Rahul Sadasivan's Bhoothakaalam employs ambient sounds, silence, light, and shadows -- all the simple stuff -- to conjure up a one-of-a-kind horror experience that's been missing from Malayalam cinema lately -- the kind where atmosphere takes precedence over everything else. Its ambitions were modest but remarkable. It steered clear of cheap gimmicks, gore, VFX, jump scares, and untimely revelations. Doesn't it feel good when a filmmaker returns to the basics of what makes horror really work?
On the other side, we had Rorschach, a part revenge thriller, part gothic ghost story, part dysfunctional family drama, part dark comedy, and part crime noir.
Like the fantastic Bhoothakalam, Vichithram was another film where the usual ghost movie cliches were absent. Moreover, it shares with that film the belief in achieving a lot with very little -- for instance, employing shadows to induce scares. Some splendidly staged scenes gave me the chills, but eventually, the realisation hits that the 'ghosts' in Vichitram are not ones to be scared of but with whom we are supposed to empathise.
It's incredible how all of these genre elements come well together in the above films, but look beneath the veneer of the concoction, and we see distinct families with ideological and temperamental differences and an astonishing capacity for evil. By the time we get to the end, most characters evolve into people they were not at the story's beginning.
Perhaps, we should include JJJJH here, too, since it reminds one of the 'horror' of living with narrow-minded or regressive relatives.
Dark comedy, satire done right
This year saw the release of some truly exceptional films in the dark comedy and satire categories, aside from, of course, the addition of elements from other genres.
First on the list is Nna Thaan Case Kodu, a film unafraid of calling out some political and religious hypocrisies and malpractice -- a rare, one-of-a-kind experience that only comes along once in a blue moon, with enough merits that lend themselves well to the big screen. Ratheesh Balakrishnan Poduval, who has already established himself as a unique voice with regard to humour in Malayalam cinema, once again proves that nobody writes comical situations -- audible and silent, verbal and physical -- as he does. NTCK achieves a perfect balance between its serious and lighthearted moments.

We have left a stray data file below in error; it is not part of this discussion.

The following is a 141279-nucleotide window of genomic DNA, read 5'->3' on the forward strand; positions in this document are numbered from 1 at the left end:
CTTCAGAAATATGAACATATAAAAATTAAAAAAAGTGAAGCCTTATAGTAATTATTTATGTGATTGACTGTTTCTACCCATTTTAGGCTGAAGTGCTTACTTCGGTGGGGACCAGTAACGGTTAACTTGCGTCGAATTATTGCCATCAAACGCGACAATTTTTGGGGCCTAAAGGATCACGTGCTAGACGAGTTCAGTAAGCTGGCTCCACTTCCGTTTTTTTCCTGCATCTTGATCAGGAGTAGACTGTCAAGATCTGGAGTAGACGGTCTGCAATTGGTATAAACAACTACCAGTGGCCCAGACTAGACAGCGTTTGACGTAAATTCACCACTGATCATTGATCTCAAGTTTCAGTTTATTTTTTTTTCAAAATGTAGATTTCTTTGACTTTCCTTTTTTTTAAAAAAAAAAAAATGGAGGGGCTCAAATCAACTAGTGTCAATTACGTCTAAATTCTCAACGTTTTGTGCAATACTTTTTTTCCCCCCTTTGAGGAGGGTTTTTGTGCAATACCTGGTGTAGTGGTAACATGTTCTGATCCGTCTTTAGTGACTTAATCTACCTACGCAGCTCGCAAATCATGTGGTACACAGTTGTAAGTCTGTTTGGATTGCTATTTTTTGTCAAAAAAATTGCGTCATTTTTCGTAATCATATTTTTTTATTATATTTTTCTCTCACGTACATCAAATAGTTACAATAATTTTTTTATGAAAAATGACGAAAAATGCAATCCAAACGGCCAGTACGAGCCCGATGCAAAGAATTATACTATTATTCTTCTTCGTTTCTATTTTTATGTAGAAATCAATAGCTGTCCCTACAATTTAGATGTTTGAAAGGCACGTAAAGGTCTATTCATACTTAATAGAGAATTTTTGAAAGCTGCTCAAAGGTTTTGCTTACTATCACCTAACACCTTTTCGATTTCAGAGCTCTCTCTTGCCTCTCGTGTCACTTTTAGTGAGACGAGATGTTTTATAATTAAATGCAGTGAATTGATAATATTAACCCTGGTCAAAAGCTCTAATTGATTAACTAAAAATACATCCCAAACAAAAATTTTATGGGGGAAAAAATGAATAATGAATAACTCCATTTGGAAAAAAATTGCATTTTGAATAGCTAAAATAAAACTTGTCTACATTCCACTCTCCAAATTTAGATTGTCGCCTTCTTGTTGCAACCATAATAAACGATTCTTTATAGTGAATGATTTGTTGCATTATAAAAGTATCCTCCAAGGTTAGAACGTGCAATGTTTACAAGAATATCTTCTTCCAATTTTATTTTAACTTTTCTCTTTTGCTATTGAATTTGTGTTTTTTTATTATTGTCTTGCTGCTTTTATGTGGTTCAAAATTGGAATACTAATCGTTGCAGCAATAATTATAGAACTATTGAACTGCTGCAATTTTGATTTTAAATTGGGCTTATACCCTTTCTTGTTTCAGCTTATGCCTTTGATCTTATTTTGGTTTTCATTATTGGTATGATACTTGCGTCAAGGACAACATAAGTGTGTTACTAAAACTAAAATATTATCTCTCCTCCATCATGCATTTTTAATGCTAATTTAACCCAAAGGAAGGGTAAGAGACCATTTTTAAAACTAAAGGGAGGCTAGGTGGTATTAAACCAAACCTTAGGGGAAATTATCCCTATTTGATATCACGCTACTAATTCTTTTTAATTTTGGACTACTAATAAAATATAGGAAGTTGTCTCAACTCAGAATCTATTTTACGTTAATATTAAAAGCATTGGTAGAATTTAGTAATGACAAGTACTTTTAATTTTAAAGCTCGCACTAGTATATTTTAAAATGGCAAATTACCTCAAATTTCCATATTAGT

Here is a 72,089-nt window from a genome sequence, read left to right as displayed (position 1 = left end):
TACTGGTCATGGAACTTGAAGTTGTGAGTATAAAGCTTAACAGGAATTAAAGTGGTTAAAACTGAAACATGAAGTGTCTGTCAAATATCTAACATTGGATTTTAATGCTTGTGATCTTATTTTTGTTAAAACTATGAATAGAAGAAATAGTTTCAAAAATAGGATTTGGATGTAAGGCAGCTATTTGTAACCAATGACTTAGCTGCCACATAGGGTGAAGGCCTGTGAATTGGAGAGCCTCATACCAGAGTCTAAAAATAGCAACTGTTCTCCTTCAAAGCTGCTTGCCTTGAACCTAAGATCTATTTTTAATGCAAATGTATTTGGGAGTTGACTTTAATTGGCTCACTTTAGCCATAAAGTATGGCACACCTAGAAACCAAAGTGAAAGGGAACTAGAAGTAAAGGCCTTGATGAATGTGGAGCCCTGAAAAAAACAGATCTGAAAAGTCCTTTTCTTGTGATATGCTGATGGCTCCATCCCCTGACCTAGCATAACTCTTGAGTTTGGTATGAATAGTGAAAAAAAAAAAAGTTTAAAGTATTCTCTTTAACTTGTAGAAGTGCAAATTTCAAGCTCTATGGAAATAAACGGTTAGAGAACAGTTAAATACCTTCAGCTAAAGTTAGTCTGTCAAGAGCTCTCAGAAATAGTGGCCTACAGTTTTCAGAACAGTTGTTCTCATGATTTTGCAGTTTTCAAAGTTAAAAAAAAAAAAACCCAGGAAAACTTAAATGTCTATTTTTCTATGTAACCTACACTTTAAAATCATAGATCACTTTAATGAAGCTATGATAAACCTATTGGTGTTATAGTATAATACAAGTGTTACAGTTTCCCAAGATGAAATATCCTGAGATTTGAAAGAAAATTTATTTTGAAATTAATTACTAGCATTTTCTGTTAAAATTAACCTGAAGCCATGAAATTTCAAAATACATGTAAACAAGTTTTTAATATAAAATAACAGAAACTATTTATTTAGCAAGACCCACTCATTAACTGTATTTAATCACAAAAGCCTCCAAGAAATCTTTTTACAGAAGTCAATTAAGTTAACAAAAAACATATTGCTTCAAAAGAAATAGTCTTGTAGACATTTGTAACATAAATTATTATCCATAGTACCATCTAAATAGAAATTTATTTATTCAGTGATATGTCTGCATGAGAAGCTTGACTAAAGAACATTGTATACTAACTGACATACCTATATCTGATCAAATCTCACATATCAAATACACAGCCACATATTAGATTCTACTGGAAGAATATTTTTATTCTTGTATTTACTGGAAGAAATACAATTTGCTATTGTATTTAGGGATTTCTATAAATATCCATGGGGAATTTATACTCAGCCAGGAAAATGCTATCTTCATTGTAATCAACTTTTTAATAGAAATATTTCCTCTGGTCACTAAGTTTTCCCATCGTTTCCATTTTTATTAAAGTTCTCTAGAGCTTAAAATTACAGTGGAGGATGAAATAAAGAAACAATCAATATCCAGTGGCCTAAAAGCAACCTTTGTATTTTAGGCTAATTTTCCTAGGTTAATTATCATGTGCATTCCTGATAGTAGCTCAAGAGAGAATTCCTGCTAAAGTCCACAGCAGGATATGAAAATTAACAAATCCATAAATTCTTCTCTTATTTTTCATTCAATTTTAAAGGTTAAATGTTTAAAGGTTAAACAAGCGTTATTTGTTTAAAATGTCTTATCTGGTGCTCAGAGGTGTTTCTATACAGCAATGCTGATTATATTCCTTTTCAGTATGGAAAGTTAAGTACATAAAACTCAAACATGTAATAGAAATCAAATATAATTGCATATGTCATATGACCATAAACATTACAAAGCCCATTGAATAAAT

Abhinav Sunder Nayak's Mukundan Unni Associates is a film that reminds you that the world is not always Shangri-La; there exist evil people who sometimes win. The film reflects the narcissism and indifference of its titular character, along with his meticulousness and the immaculate manner in which he carries himself.
Appan also fits comfortably into the dark comedy space, given how it revolves around a regressive, utterly despicable patriarch whose family members wait for him to pass away so they can finally lead a peaceful life. It has some of the most brilliant writing choices I've seen this year, largely due to its ability to find humour in some of its darkest corners.
The biggest game-changer of 2022, filmmaker Krishand's Aavasavyuham is that rare 'festival film' which balanced both commercial and arthouse sensibilities to stunning effect. A hot talking point after its release on SonyLIV, the film is the brainchild of a visionary whose interests run the gamut from anthropology to ecology to graphic novels to superhero movies.